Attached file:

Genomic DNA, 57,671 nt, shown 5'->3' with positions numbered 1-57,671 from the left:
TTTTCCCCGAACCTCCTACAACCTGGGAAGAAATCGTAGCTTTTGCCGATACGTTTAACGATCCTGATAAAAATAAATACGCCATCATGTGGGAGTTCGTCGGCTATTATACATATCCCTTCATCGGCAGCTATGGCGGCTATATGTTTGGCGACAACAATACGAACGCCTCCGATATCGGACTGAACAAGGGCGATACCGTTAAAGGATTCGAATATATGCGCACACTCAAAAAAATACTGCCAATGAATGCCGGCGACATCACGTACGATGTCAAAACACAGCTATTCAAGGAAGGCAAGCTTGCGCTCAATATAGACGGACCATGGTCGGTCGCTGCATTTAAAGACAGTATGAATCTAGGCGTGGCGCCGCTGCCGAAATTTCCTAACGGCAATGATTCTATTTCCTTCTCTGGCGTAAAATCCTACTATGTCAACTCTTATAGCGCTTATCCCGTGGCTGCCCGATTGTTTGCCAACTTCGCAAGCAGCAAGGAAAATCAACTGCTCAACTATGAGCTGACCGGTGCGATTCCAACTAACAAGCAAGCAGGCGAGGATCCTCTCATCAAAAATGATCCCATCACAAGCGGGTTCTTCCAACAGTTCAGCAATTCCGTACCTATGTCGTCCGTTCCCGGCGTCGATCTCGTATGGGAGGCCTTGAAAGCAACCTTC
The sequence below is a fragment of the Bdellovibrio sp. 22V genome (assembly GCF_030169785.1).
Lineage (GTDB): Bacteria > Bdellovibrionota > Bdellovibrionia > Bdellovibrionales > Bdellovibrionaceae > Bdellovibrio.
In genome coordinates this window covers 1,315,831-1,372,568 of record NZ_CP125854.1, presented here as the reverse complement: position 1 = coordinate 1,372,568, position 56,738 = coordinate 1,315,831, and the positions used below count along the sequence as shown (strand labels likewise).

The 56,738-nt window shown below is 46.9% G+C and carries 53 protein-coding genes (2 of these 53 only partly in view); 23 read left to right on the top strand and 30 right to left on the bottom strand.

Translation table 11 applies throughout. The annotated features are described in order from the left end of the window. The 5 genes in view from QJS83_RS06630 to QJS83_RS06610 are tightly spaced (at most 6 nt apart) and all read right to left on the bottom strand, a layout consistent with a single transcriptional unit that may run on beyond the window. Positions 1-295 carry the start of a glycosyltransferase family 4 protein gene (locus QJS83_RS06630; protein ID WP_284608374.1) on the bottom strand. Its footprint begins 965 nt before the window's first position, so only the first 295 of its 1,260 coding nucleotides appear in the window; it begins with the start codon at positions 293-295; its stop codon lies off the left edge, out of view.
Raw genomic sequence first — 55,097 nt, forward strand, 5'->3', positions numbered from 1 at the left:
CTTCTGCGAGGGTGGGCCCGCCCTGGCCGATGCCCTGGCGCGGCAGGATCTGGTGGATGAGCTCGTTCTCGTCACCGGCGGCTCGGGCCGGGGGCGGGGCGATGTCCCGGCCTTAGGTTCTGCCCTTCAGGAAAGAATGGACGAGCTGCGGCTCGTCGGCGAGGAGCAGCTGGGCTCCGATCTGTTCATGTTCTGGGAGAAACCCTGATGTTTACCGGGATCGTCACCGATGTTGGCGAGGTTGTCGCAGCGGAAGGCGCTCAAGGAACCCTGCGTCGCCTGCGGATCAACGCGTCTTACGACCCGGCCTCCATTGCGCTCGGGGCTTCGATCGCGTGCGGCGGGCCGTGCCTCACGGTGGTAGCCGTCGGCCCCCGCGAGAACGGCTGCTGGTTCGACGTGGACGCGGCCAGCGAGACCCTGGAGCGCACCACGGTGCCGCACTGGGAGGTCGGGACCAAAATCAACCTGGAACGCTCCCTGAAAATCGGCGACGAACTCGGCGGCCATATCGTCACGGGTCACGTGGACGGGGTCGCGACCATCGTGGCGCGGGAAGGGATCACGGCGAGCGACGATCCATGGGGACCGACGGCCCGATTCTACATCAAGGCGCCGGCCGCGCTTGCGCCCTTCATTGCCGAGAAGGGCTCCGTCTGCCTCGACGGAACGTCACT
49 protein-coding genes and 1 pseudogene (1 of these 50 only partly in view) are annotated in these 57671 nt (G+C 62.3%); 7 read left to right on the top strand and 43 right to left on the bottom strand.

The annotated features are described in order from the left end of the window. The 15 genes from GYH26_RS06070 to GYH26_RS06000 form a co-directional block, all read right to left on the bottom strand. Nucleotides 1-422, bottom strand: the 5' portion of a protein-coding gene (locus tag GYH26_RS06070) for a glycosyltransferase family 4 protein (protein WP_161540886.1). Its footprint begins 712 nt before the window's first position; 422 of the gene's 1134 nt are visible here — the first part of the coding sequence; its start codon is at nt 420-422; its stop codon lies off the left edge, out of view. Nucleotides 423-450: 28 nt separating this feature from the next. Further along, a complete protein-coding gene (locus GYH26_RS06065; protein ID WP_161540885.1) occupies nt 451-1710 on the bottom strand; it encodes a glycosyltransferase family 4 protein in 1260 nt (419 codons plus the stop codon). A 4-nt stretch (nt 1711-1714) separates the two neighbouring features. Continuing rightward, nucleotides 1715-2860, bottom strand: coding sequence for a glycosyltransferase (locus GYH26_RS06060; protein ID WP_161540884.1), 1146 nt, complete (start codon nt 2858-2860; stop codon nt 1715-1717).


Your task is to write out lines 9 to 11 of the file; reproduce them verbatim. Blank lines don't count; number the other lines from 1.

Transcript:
CTTCTGCGAGGGTGGGCCCGCCCTGGCCGATGCCCTGGCGCGGCAGGATCTGGTGGATGAGCTCGTTCTCGTCACCGGCGGCTCGGGCCGGGGGCGGGGCGATGTCCCGGCCTTAGGTTCTGCCCTTCAGGAAAGAATGGACGAGCTGCGGCTCGTCGGCGAGGAGCAGCTGGGCTCCGATCTGTTCATGTTCTGGGAGAAACCCTGATGTTTACCGGGATCGTCACCGATGTTGGCGAGGTTGTCGCAGCGGAAGGCGCTCAAGGAACCCTGCGTCGCCTGCGGATCAACGCGTCTTACGACCCGGCCTCCATTGCGCTCGGGGCTTCGATCGCGTGCGGCGGGCCGTGCCTCACGGTGGTAGCCGTCGGCCCCCGCGAGAACGGCTGCTGGTTCGACGTGGACGCGGCCAGCGAGACCCTGGAGCGCACCACGGTGCCGCACTGGGAGGTCGGGACCAAAATCAACCTGGAACGCTCCCTGAAAATCGGCGACGAACTCGGCGGCCATATCGTCACGGGTCACGTGGACGGGGTCGCGACCATCGTGGCGCGGGAAGGGATCACGGCGAGCGACGATCCATGGGGACCGACGGCCCGATTCTACATCAAGGCGCCGGCCGCGCTTGCGCCCTTCATTGCCGAGAAGGGCTCCGTCTGCCTCGACGGAACGTCACT
49 protein-coding genes and 1 pseudogene (1 of these 50 only partly in view) are annotated in these 57671 nt (G+C 62.3%); 7 read left to right on the top strand and 43 right to left on the bottom strand.

The annotated features are described in order from the left end of the window. The 15 genes from GYH26_RS06070 to GYH26_RS06000 form a co-directional block, all read right to left on the bottom strand. Nucleotides 1-422, bottom strand: the 5' portion of a protein-coding gene (locus tag GYH26_RS06070) for a glycosyltransferase family 4 protein (protein WP_161540886.1). Its footprint begins 712 nt before the window's first position; 422 of the gene's 1134 nt are visible here — the first part of the coding sequence; its start codon is at nt 420-422; its stop codon lies off the left edge, out of view. Nucleotides 423-450: 28 nt separating this feature from the next. Further along, a complete protein-coding gene (locus GYH26_RS06065; protein ID WP_161540885.1) occupies nt 451-1710 on the bottom strand; it encodes a glycosyltransferase family 4 protein in 1260 nt (419 codons plus the stop codon). A 4-nt stretch (nt 1711-1714) separates the two neighbouring features. Continuing rightward, nucleotides 1715-2860, bottom strand: coding sequence for a glycosyltransferase (locus GYH26_RS06060; protein ID WP_161540884.1), 1146 nt, complete (start codon nt 2858-2860; stop codon nt 1715-1717).